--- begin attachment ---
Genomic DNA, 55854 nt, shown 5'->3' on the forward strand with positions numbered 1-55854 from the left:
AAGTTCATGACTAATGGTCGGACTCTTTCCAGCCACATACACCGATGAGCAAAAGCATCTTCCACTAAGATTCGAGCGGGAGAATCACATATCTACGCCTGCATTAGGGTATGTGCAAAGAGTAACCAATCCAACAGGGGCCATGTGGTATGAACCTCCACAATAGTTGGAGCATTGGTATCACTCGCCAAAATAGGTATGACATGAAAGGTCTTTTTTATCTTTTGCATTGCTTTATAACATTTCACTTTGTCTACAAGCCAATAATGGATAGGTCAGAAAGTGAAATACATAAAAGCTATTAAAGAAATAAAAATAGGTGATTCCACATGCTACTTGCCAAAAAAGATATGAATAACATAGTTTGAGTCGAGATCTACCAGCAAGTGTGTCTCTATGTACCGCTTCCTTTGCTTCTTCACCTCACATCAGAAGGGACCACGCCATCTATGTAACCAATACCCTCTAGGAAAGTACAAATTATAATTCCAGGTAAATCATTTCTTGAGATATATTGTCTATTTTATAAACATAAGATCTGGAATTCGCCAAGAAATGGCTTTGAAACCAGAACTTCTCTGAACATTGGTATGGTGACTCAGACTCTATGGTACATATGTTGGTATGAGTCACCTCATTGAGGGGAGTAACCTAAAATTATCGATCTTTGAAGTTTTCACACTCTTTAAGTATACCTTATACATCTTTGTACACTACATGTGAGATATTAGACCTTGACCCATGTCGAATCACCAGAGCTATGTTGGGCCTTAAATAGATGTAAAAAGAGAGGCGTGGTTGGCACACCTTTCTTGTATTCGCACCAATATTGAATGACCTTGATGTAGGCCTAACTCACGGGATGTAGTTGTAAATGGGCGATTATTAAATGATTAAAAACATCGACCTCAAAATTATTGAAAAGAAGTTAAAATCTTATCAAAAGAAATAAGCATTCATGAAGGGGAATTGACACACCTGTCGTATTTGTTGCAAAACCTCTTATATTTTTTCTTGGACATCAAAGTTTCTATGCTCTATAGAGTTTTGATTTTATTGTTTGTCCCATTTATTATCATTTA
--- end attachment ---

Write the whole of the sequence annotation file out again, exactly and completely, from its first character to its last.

Genomic DNA, 55854 nt, shown 5'->3' on the forward strand with positions numbered 1-55854 from the left:
AAGTTCATGACTAATGGTCGGACTCTTTCCAGCCACATACACCGATGAGCAAAAGCATCTTCCACTAAGATTCGAGCGGGAGAATCACATATCTACGCCTGCATTAGGGTATGTGCAAAGAGTAACCAATCCAACAGGGGCCATGTGGTATGAACCTCCACAATAGTTGGAGCATTGGTATCACTCGCCAAAATAGGTATGACATGAAAGGTCTTTTTTATCTTTTGCATTGCTTTATAACATTTCACTTTGTCTACAAGCCAATAATGGATAGGTCAGAAAGTGAAATACATAAAAGCTATTAAAGAAATAAAAATAGGTGATTCCACATGCTACTTGCCAAAAAAGATATGAATAACATAGTTTGAGTCGAGATCTACCAGCAAGTGTGTCTCTATGTACCGCTTCCTTTGCTTCTTCACCTCACATCAGAAGGGACCACGCCATCTATGTAACCAATACCCTCTAGGAAAGTACAAATTATAATTCCAGGTAAATCATTTCTTGAGATATATTGTCTATTTTATAAACATAAGATCTGGAATTCGCCAAGAAATGGCTTTGAAACCAGAACTTCTCTGAACATTGGTATGGTGACTCAGACTCTATGGTACATATGTTGGTATGAGTCACCTCATTGAGGGGAGTAACCTAAAATTATCGATCTTTGAAGTTTTCACACTCTTTAAGTATACCTTATACATCTTTGTACACTACATGTGAGATATTAGACCTTGACCCATGTCGAATCACCAGAGCTATGTTGGGCCTTAAATAGATGTAAAAAGAGAGGCGTGGTTGGCACACCTTTCTTGTATTCGCACCAATATTGAATGACCTTGATGTAGGCCTAACTCACGGGATGTAGTTGTAAATGGGCGATTATTAAATGATTAAAAACATCGACCTCAAAATTATTGAAAAGAAGTTAAAATCTTATCAAAAGAAATAAGCATTCATGAAGGGGAATTGACACACCTGTCGTATTTGTTGCAAAACCTCTTATATTTTTTCTTGGACATCAAAGTTTCTATGCTCTATAGAGTTTTGATTTTATTGTTTGTCCCATTTATTATCATTTA